Our security teams at Facebook believe open platforms have the potential to help us achieve important security goals for the broader industry by enabling better communication and information sharing.
Last week at the Velocity conference, we shared additional context about why we're so excited about open source security and osquery, an open source framework for low-level operating system monitoring. You can see slides from that talk in the slideshow below.
This is a critical moment in the development of open source in security. The stakes are high, and new approaches are needed. In what's commonly referred to as “the defender's dilemma,” defenders need to protect every vulnerability in a system, while attackers can find success through exploiting a single vulnerability. At the same time, our industry is less inclined to share and discuss the tools, tactics, and procedures used in defense. This habit of limiting the information that is shared, along with a lack of collaboration among defenders, creates a disadvantage.
Open source has already enabled significant innovation in other areas of engineering. For example, consider the databasing industry. MySQL, Postgres, Hadoop, and others are tried and tested applications created by many people working together to solve a shared problem. As a result, innovation has occurred throughout the whole stack, with advancements in storage, indexing, filesystems, and other areas.
Unfortunately, the security of large-scale information systems has not seen a similar surge in engineering innovation. As a result, there is a lack of foundational software that can be used by the whole industry to protect our infrastructure from realistic attacks.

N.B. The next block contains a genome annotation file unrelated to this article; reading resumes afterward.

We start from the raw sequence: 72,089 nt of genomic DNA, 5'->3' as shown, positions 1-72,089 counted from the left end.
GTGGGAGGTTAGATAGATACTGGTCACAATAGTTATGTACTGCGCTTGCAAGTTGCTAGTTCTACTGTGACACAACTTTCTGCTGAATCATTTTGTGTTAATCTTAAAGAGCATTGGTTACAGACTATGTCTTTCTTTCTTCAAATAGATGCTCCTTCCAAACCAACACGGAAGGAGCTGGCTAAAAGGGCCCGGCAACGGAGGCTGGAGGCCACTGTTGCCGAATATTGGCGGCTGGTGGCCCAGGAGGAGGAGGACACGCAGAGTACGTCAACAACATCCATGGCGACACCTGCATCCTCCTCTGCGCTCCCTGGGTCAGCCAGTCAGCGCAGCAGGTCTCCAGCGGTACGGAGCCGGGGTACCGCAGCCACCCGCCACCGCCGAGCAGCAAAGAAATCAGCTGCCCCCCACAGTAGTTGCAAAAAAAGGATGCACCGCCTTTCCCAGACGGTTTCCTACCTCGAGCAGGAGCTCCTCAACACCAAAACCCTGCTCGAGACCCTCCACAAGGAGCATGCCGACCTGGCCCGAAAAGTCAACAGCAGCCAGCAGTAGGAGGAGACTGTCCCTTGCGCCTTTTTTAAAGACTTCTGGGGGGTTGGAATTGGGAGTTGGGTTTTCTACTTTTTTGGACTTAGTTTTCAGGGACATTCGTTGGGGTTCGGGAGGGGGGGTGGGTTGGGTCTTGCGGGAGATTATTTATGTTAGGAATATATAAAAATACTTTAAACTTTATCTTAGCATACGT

The vision for open source security and osquery is for offensive and defensive security professionals to work together on important security challenges, benefit from shared knowledge, and drive the industry forward.
We released osquery as an open source product in October 2014, and dozens of companies are currently in various stages of deploying it. Developed completely on GitHub, all engineering for osquery is done in the open. If we need to add a new subsystem to the product, we create a public GitHub Issue. Often, a user from another company will chime in and discuss an internal use case, which leads us to create new features and capabilities. Users are part of the development process — they're helping shape a product they want to use.
A number of new tables have been released, including visibility into encrypted hard drives, contributed by community member @sharvilshah. Another contributor, @wxBSD, added support for Yara pattern matching into osquery's new file integrity manager. Build support for FreeBSD was contributed by @zi0r, who also added osquery to the FreeBSD Ports package manager.
Enthusiasm for osquery participation reflects a shift in the way security professionals are pursuing innovation. Isolation is no longer a viable or beneficial option. Not only are open source strategies possible in security, but they're also necessary for growing and applying the collective knowledge of the industry.
Come join us! github.com/facebook/osquery